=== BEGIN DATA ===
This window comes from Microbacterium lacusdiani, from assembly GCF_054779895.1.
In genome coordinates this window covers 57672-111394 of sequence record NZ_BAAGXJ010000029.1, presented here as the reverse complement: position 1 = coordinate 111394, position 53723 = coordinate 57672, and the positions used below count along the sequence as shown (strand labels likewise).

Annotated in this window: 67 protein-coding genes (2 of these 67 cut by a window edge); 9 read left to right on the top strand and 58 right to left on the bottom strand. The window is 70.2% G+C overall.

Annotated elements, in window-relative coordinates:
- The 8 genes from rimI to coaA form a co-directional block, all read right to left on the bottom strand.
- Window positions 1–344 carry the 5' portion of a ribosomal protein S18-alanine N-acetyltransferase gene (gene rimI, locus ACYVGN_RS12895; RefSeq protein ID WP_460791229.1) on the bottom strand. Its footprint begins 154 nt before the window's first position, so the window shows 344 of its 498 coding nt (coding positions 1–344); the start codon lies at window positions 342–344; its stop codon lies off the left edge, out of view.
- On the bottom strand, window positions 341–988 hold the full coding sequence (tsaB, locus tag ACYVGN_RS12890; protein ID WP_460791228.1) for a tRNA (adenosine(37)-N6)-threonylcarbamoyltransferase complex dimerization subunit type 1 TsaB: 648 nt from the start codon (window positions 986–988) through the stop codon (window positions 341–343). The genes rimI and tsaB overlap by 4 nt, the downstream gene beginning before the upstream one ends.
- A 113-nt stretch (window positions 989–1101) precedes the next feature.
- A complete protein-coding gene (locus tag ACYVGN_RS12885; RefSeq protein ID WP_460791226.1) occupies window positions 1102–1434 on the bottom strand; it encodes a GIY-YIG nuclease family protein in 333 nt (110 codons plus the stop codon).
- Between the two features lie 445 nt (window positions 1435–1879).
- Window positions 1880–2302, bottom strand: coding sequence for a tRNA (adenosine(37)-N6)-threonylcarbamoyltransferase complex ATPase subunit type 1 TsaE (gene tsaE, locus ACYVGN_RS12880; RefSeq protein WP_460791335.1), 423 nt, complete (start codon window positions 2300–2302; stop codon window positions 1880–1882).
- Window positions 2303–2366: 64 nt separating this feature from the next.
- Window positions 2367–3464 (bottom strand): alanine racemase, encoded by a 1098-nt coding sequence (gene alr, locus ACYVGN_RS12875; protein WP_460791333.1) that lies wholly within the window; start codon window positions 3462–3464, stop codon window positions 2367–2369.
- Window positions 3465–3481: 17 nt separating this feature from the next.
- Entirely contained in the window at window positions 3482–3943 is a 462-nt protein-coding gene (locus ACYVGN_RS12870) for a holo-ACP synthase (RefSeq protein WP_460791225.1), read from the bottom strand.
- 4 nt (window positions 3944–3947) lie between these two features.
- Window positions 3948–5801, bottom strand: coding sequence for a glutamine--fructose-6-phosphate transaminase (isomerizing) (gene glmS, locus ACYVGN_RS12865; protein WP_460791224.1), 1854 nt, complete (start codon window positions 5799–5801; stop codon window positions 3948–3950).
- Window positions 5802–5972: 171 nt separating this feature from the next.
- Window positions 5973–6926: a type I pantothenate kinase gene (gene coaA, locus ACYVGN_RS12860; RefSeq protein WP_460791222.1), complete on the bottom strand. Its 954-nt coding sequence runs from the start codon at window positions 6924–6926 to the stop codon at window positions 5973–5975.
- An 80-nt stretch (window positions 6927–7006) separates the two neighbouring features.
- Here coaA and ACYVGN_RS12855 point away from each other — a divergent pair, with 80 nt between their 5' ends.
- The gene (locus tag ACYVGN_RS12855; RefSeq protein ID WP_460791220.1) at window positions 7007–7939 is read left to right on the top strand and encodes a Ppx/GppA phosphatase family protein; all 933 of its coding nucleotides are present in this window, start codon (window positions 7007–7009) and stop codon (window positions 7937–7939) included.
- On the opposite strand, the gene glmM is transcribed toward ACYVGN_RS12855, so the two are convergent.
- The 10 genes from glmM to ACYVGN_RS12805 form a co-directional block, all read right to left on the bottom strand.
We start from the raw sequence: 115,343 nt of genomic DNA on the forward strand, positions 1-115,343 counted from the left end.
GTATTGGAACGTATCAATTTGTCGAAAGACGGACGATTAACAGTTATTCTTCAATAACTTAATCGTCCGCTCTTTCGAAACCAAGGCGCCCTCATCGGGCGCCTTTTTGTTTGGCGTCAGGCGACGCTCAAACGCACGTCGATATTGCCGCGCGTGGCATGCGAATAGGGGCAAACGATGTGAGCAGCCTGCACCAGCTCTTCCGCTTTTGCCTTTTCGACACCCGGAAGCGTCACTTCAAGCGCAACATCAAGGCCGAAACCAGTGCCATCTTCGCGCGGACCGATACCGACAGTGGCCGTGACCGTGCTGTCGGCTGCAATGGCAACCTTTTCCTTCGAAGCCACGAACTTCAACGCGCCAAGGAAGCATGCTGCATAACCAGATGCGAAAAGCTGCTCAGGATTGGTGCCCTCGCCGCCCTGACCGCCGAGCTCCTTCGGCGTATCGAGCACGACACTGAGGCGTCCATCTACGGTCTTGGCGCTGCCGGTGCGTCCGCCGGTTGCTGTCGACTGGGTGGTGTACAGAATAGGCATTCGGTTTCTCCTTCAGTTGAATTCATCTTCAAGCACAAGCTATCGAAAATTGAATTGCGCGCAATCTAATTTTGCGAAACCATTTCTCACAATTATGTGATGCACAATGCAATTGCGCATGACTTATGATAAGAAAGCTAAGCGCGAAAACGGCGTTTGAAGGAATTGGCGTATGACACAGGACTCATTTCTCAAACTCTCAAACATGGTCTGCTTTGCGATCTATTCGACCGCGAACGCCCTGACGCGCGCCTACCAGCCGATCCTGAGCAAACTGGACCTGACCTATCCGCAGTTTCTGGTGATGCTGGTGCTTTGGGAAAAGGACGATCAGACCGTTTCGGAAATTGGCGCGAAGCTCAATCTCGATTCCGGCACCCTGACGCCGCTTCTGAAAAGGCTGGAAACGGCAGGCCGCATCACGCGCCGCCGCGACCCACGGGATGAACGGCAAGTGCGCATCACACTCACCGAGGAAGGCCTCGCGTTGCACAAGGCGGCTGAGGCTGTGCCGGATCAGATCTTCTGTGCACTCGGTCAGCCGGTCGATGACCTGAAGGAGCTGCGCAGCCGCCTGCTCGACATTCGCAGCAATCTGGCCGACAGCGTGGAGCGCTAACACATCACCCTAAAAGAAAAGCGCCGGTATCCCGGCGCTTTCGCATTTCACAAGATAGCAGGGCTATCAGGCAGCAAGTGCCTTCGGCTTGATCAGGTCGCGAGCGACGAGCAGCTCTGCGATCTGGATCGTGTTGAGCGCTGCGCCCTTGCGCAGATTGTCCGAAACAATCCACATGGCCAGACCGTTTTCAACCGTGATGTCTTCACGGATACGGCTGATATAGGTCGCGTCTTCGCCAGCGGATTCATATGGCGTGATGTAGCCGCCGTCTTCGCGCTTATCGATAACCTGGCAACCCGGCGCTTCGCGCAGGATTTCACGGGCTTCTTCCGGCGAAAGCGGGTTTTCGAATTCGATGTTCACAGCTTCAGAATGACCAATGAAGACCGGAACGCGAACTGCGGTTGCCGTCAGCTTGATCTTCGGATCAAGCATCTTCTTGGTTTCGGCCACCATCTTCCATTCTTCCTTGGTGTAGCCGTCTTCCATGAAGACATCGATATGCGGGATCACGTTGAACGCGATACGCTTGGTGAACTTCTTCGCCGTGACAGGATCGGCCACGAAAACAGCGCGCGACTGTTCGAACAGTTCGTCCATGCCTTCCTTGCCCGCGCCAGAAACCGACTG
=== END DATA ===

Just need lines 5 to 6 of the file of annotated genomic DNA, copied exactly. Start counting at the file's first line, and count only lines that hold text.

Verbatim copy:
- The 8 genes from rimI to coaA form a co-directional block, all read right to left on the bottom strand.
- Window positions 1–344 carry the 5' portion of a ribosomal protein S18-alanine N-acetyltransferase gene (gene rimI, locus ACYVGN_RS12895; RefSeq protein ID WP_460791229.1) on the bottom strand. Its footprint begins 154 nt before the window's first position, so the window shows 344 of its 498 coding nt (coding positions 1–344); the start codon lies at window positions 342–344; its stop codon lies off the left edge, out of view.